One-hundred and fifty-two years ago, April 9, 1865 was a Palm Sunday just as today, and in the central part of war-torn Virginia, a major turning point occurred in American history. General Robert E. Lee, that “chevalier sans peur“—that knight without fear—surrendered the tattered remnants of the proud Army of Northern Virginia to General Ulysses S. Grant, setting in motion the end phase of the War for Southern Independence.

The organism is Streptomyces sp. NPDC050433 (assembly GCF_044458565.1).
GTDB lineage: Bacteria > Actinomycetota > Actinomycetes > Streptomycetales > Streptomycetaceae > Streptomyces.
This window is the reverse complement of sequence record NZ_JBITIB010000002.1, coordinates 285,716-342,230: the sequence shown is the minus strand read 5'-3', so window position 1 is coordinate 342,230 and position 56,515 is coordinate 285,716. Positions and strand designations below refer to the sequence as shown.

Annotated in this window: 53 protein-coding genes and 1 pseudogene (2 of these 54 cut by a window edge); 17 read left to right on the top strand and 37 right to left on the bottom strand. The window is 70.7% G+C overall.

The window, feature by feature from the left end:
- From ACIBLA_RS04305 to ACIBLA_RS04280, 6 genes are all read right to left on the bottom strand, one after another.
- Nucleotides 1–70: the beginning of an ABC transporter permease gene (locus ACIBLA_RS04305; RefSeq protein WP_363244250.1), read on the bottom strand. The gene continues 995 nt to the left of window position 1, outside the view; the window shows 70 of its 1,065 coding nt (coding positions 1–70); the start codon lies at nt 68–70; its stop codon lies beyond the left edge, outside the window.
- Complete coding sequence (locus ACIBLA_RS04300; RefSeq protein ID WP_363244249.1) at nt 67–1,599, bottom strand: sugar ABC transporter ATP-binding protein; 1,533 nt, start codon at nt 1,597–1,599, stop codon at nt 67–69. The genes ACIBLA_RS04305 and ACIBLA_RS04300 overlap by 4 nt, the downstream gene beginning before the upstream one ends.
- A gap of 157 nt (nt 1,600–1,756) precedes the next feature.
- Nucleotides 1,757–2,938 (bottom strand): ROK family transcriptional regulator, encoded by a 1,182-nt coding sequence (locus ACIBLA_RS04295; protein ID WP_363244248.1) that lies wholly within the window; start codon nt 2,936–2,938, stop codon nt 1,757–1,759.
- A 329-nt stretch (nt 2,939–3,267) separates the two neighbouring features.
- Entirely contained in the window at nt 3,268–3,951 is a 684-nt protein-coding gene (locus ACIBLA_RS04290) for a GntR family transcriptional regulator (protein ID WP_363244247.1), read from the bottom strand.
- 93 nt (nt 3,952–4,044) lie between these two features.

That war was in reality not a “civil war,” that is, it was not a war between two aggrieved parties within the American nation. Rather, it was a war between two ideas of government, and, in reality, two ideas of history and progress. For the North, which now controlled the Federal government, it was a war to suppress what was seen as a rebellion against constituted national authority. For the states of the Southern Confederacy, it was a defense of their inherited and inherent rights under the old Constitution of 1787, rights that had never been ceded to the Federal government. And, more, it became for them a Second War for Independence against an arbitrary and overreaching government that had gravely violated that Constitution.
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